What we are seeing is the NSW police force punishing people on the basis of an opinion of a dog. And if that’s police policy, then NSW is in a pretty dark place.
In your understanding, is there any legislative basis that gives police the power to deny patrons entry to a festival simply because of a sniffer dog indication?
We are not aware of any legislative basis for the police actions. It’s clearly not permissible under the Law Enforcement (Powers and Responsibilities) Act.
It would appear that the police are relying upon a direction from the occupier and the authority that controls the Olympic precinct. Whether they can or cannot is a matter that’s going to be tested in court.
In last week’s statement regarding the new policy, NSW police seemed to imply that sniffer dogs are making false positive indications, because those people being searched without any illicit substances on them have previously been handling drugs.
What do you make of these claims?
There is no credible evidence to support the police claim that all those people who have false positives from drug dogs have previously been handling drugs.
We know that drug dogs get it wrong between two-thirds and three-quarters of the time. And they’ve also been responding to handler bias, and a range of other indicators, totally separate to the presence of or previous handling of drugs.
Sniff Off representatives appeared in court last Friday seeking an injunction to stop police carrying out the new policy at the Above and Beyond festival, but it was dismissed as nothing had happened as yet.
What’s the next move for Sniff Off?
We were obviously disappointed that we didn’t obtain the injunction on Friday. The court said it was a hypothetical case. Well, now it’s a very real and concrete case.
We will be working with festivalgoers and a significant number of lawyers and reviewing the legal options this week.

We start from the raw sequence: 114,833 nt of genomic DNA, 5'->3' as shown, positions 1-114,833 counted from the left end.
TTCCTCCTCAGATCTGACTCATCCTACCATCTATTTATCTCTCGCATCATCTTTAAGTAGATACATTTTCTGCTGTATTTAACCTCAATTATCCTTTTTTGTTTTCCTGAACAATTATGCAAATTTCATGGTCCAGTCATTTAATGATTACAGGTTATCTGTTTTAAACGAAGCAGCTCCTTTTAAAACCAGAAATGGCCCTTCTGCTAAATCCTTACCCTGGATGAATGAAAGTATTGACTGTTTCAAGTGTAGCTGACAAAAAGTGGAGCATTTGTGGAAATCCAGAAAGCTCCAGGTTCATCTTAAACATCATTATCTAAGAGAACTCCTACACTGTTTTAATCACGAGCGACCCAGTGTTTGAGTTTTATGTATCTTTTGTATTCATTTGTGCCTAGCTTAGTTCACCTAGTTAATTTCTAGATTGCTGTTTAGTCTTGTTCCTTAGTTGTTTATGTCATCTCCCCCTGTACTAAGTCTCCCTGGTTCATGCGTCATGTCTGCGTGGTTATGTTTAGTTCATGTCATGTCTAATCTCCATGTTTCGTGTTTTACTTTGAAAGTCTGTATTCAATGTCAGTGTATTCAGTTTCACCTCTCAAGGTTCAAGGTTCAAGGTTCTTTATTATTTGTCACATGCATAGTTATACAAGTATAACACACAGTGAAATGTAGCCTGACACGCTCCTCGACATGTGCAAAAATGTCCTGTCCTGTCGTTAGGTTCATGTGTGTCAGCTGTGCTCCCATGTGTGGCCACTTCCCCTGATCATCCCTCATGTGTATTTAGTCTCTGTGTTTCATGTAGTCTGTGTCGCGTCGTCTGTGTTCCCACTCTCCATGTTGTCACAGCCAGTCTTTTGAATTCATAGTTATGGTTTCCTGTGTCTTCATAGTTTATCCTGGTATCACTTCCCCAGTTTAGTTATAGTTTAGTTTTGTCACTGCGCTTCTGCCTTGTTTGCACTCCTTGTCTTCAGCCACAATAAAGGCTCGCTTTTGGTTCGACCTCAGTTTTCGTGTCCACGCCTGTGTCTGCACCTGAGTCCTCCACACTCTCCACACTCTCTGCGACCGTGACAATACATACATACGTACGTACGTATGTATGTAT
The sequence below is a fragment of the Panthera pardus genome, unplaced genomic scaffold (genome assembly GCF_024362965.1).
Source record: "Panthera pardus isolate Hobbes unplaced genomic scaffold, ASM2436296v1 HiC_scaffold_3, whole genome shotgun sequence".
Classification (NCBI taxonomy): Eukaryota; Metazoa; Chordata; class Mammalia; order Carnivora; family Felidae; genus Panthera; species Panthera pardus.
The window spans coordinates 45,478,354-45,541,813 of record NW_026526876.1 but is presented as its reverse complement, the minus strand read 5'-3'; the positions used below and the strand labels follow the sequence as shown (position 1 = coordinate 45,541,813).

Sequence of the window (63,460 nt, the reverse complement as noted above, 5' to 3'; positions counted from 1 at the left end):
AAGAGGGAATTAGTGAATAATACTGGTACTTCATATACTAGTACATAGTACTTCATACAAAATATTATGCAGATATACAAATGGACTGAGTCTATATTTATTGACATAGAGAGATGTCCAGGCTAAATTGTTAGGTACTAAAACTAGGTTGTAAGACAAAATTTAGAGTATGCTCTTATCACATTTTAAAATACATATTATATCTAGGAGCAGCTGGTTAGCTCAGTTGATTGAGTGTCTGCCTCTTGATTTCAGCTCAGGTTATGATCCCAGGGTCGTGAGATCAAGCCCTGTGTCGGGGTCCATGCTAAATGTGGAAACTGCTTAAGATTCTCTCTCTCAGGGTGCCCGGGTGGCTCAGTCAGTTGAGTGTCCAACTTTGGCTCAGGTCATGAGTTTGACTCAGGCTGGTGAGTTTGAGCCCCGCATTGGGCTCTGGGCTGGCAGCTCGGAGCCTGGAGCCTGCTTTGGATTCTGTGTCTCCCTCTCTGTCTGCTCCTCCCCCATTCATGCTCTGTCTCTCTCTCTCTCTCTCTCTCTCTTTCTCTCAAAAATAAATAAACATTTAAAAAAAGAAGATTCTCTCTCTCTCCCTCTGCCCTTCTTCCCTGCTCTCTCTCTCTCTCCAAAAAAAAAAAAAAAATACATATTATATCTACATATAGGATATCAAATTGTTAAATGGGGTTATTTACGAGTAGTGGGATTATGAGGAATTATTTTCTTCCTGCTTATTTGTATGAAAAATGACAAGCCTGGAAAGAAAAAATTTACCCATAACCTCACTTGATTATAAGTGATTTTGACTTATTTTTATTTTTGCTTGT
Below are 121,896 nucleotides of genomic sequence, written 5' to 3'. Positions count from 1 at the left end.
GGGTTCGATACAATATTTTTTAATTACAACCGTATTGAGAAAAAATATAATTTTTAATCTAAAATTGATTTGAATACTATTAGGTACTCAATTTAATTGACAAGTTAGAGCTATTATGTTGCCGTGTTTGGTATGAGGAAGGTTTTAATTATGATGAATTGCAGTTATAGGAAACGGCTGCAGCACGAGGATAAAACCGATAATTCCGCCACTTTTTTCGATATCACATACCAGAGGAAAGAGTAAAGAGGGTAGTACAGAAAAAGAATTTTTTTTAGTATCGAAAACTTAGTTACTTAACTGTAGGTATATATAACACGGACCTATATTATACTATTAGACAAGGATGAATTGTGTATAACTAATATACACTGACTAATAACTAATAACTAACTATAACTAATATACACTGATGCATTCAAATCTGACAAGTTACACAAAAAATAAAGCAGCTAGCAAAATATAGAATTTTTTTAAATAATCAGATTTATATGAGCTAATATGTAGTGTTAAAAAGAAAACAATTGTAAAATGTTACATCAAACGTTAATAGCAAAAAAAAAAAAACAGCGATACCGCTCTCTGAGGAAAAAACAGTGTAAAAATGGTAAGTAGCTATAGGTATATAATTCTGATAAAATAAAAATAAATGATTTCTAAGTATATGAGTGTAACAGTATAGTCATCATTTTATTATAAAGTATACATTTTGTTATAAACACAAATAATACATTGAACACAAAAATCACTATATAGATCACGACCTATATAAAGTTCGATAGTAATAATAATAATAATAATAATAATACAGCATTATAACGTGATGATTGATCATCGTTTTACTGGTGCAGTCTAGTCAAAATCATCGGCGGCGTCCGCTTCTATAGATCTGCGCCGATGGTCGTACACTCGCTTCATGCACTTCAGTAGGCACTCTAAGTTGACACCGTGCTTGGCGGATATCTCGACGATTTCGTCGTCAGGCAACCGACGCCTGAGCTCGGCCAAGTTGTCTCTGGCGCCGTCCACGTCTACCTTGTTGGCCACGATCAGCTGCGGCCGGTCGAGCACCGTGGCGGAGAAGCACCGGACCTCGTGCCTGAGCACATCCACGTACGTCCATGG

So, do you know what kind of strategy you’re going to take when you mount the next challenge?
We are organising a brainstorming event, bringing together a number of lawyers – both barristers and solicitors – to work through the options that now exist.
It may be a class action. It could involve intentional court cases, or they might be civil damages claims.
Everything is on the table at the moment.
What did the festivalgoers who were sent home from Above and Beyond on Saturday night without possessing any drugs report happened to them?
We know of at least five festivalgoers who were denied entry. And not only were they prevented entry to the festival, but they were also barred from returning to the entire Olympic precinct for six months.
That’s a pretty offensive double punishment, all based upon the flawed opinion of a dog.
And lastly, this policy isn’t simply geared towards festivalgoers, it also seems to be an attack on the music festivals, as continuing this practice is likely to discourage people from attending such events in the long run.
David, what are some of the other implications of NSW police continuing to punish festivalgoers for no reason?
This case has been about young people being denied entry into a music festival. But these police actions have far broader ramifications than that.
If they are allowed to punish people without evidence at a music festival, well, we can be certain they’ll use this as a precedent to expand their powers across NSW.
This is a critical battle for civil liberties, and my office and Sniff Off will not be taking a backward step in this case.